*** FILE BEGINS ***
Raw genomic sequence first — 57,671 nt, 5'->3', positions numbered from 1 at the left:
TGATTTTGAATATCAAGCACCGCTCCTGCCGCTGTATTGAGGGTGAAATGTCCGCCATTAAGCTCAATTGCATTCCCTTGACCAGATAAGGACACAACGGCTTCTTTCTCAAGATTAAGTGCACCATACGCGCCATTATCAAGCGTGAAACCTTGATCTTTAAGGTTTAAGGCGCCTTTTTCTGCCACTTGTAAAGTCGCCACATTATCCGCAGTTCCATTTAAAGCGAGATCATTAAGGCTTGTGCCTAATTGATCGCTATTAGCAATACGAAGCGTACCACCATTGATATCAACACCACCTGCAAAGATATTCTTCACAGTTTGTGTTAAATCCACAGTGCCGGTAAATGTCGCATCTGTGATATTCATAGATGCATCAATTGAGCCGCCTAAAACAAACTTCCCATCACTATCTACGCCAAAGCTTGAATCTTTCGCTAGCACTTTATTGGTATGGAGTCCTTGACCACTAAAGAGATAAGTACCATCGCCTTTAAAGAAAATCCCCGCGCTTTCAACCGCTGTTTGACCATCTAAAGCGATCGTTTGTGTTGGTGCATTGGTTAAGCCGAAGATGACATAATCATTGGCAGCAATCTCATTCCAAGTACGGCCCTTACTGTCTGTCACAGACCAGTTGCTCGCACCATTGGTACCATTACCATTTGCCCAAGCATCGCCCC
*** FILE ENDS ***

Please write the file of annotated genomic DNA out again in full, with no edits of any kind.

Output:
Raw genomic sequence first — 57,671 nt, 5'->3', positions numbered from 1 at the left:
TGATTTTGAATATCAAGCACCGCTCCTGCCGCTGTATTGAGGGTGAAATGTCCGCCATTAAGCTCAATTGCATTCCCTTGACCAGATAAGGACACAACGGCTTCTTTCTCAAGATTAAGTGCACCATACGCGCCATTATCAAGCGTGAAACCTTGATCTTTAAGGTTTAAGGCGCCTTTTTCTGCCACTTGTAAAGTCGCCACATTATCCGCAGTTCCATTTAAAGCGAGATCATTAAGGCTTGTGCCTAATTGATCGCTATTAGCAATACGAAGCGTACCACCATTGATATCAACACCACCTGCAAAGATATTCTTCACAGTTTGTGTTAAATCCACAGTGCCGGTAAATGTCGCATCTGTGATATTCATAGATGCATCAATTGAGCCGCCTAAAACAAACTTCCCATCACTATCTACGCCAAAGCTTGAATCTTTCGCTAGCACTTTATTGGTATGGAGTCCTTGACCACTAAAGAGATAAGTACCATCGCCTTTAAAGAAAATCCCCGCGCTTTCAACCGCTGTTTGACCATCTAAAGCGATCGTTTGTGTTGGTGCATTGGTTAAGCCGAAGATGACATAATCATTGGCAGCAATCTCATTCCAAGTACGGCCCTTACTGTCTGTCACAGACCAGTTGCTCGCACCATTGGTACCATTACCATTTGCCCAAGCATCGCCCC